Recurrent funding of approximately £1.5million will be allocated to voluntary and private providers in the programme every year.

The PEEP has established 36 new nursery units, 9 of which are Community Nursery Units. The final 8 nursery units will be opening in September 2002.

The table below indicates by District Council Area the Department of Education Expected Provision and the proposed provision by 2002.

Table 17. PEAG funded places and percentages.

District Council Area P1

Population Department of Education

Expected Provision Department of Education

Expected Provision as % of P1

Population Proposed Provision by 2002

Proposed Provision as % of P1


Omagh 741 621 83.8 639 86.2

Fermanagh 805 670 83.2 690 85.7

Strabane 563 481 85.4 527 93.6

Limavady 485 404 83.3 395 81.4

Derry 1738 1508 86.8 1660 95.5

8.5.3 Local Strategic Partnerships

The District Partnerships have been restructured in preparation for Peace II as Local Strategic Partnerships.
Similar to District Partnerships there is one in each of the 5 District council areas in the Western Board area. The LSP’s will consider applications for funding from childcare providers under the Peace II initiative.
It is important to ensure that there is communication between the Local Strategic Partnerships and other funders, particularly Childhood Fund and Playcare to ensure that the grants which they allocate are complementary and not duplication.

8.5.4 The Community Fund

The National Lottery Charity Board has changed its name to the Community Fund and offers grants to childcare providers.

8.5.5 BBC Children In Need

The BBC Children in Need has provided significant funding to the childcare sector since its inception.

8.5.6 Londonderry Regeneration Initiative (LRI)

LRI Funding for the childcare sector is allocated through the Western Health and Social Services Board and applications for funding can be made directly to the Director of Social Care, WHSSB. It only provides funding within the Derry City Council area.

8.5.7 Children's Fund

The Children's Fund will be launched by the Northern Ireland Assembly in 2002 and will provide funding for both the statutory and voluntary sectors for the creation of services for children.

8.5.8 Trust Funds

There are a number of Trust Funds which provide funding to the childcare sector in Northern Ireland.

8.6 Sustainability

Although the childcare sector has received considerable additional funding over the last number of years, practically all of this funding is short-term and the maximum term for grants are normally 2 to 3 years.
This has made long term financial planning very difficult for the groups working in the sector.
They are often required to give elaborate exit strategies however, their only source is the statutory sector which will not have funding for long term sustainability.

This has been recognised at Departmental level, child care partnership level and with groups on the ground.
The Children First Advisory Forum has established a working group to look at sustainability.
This group will report back its findings to CFAF and the Interdepartmental Group on Early Years during 2002.

It is important that planning for sustainability takes place at all levels therefore the Child Care Partnership will look at sustainability within the Western Board area and will consider the findings of the CFAF working group before deciding on a strategy.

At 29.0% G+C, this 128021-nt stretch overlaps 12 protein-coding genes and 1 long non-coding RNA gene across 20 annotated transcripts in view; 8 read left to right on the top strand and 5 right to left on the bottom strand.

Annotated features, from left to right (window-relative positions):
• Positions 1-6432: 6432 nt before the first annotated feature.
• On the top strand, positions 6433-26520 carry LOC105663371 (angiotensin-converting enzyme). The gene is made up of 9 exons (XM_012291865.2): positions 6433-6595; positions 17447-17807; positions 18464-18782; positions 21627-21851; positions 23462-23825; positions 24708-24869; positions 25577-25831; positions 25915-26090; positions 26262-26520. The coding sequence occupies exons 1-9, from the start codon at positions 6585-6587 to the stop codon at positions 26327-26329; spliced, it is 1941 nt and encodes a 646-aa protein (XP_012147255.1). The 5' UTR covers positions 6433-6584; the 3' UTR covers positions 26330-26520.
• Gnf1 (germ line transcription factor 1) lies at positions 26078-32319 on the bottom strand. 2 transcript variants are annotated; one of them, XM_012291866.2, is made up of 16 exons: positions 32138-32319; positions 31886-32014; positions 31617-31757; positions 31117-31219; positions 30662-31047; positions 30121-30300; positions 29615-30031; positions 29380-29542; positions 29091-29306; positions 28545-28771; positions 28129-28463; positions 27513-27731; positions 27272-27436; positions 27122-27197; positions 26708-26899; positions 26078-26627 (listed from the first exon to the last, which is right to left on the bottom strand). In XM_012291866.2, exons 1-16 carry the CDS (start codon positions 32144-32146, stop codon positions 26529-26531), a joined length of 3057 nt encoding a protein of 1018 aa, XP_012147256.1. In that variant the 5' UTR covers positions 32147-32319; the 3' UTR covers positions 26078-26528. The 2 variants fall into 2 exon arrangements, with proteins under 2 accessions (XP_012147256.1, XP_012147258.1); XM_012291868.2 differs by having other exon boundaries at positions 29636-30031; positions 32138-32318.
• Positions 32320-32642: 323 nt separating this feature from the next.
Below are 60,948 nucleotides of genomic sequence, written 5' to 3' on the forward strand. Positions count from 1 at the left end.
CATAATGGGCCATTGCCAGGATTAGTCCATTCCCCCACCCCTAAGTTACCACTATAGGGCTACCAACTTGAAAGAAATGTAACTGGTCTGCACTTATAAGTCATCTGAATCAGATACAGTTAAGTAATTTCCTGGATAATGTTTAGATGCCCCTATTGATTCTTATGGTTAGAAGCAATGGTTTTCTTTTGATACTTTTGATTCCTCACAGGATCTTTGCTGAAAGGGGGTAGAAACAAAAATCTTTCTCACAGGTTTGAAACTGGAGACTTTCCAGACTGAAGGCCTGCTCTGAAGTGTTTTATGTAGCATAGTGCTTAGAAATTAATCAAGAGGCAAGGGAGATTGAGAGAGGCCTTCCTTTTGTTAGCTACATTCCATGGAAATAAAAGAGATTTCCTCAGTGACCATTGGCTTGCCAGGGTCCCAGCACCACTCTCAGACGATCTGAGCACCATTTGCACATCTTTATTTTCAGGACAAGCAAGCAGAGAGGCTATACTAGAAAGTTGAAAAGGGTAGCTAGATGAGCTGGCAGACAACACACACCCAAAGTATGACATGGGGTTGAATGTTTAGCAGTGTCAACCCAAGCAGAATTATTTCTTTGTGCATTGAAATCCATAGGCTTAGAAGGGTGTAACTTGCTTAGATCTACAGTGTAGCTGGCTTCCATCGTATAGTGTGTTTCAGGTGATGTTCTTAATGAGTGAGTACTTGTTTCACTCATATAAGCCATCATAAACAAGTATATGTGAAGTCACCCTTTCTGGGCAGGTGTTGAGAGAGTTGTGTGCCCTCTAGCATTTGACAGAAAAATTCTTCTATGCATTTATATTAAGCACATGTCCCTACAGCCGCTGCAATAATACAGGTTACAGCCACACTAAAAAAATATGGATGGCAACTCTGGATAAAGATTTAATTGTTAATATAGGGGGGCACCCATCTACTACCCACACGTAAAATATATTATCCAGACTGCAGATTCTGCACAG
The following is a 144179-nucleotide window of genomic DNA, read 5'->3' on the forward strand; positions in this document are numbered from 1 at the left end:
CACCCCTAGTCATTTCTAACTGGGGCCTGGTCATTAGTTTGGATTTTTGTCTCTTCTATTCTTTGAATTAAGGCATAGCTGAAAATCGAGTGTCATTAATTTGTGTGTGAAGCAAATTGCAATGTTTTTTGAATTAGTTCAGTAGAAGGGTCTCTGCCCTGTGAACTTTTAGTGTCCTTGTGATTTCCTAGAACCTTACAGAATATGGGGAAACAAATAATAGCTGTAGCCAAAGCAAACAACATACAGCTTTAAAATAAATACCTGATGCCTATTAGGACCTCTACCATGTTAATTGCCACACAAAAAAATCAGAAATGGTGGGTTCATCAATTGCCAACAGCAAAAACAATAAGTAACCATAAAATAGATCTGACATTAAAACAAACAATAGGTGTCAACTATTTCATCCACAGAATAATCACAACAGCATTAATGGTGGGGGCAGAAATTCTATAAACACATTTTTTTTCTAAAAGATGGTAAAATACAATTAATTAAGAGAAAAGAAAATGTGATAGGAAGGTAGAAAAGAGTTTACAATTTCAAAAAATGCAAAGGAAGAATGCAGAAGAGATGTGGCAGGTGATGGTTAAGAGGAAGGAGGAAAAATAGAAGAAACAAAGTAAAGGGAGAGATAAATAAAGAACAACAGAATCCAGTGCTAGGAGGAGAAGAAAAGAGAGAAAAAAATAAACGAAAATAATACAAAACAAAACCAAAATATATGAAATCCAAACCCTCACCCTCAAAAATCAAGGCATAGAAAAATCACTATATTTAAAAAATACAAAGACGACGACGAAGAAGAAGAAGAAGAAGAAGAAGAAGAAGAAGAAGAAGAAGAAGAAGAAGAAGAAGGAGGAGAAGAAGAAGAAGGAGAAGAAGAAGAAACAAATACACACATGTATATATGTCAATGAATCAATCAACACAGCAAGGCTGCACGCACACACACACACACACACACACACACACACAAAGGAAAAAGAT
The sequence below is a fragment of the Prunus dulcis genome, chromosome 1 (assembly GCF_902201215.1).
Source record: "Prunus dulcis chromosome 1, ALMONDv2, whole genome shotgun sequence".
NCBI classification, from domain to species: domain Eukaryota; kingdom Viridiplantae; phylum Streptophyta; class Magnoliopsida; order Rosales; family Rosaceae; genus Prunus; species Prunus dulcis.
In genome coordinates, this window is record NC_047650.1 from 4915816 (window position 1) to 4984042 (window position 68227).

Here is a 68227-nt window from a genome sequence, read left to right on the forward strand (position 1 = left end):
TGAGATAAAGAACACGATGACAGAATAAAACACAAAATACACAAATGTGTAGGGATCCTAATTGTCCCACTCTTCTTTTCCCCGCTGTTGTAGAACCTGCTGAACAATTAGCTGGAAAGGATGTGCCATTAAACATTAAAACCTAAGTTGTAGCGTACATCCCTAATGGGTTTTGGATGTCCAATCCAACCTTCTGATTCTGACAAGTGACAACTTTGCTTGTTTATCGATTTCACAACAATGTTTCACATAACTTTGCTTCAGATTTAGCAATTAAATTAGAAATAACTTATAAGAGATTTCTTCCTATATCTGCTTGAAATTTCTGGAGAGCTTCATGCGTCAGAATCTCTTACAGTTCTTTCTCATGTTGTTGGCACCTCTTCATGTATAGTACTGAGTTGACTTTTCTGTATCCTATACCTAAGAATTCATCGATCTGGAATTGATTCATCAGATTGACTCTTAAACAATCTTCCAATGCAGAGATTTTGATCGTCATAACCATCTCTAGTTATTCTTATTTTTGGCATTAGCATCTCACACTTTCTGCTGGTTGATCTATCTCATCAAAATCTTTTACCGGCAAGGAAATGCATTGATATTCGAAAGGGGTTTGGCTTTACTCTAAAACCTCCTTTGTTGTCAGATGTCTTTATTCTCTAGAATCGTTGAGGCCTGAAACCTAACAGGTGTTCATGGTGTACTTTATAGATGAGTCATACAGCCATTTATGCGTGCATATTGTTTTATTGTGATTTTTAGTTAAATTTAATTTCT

One of the major issues at present is the report from NIPPA which identified 18 PEAG places per session as a viable number to make groups sustainable.
This exercise, although useful when it was initially carried out, is now out of date and was never meant as a definitive number for longterm sustainability even though it has been used in the planning and assessing of Peace II applications.
This should be re-evaluated in more depth to establish the true costs of providing childcare services.

Groups on the ground must now begin to plan their longer term funding strategies, particularly in the light of Peace II being the last round of European funding.
The Child Care Partnership can aid this exercise by helping build capacity within management committees and local communities and helping them to identify alternative sources of funding when their current grants come to an end.

It is essential that all childcare funders create opportunities to meet and share their strategic planning. This will ensure a more joined up approach to funding which should help improve providers opportunities for sustainability.

The IDEGEY and Child Care Partnerships are in an ideal position to facilitate this sharing of information between funding bodies and have a number of examples of it.

This, however, needs to be built on if providers are to remain sustainable.

February 2002

Child Care Plan

9 WORKPLAN FOR 2002 – 2005

Key Target Related Objectives

Activities 2002-2003 Performance Indicators Lead Role

1. Restructure the WACCP

a)To identify new members of the WACCP

Establish working group to consider involvement in WACCP of employers

Implement recommendations of Parents

Advice Centre Pilots on involvement in WACCP of employers

Write to CEO’s of relevant organisations

Induction for new members

All relevant sectors and interests will have a seat on the WACCP.

An induction policy for new members will be in place.

A mechanism for the involvement of employers and parents will be in place.

WACCP WACCP Chair Co-ordinator

b)To identify new members of substructure

Write to CEO’s of relevant organisations

Induction for new sub-structure members

All relevant sectors and interests will be involved in the sub-groups, local early years fora and working groups.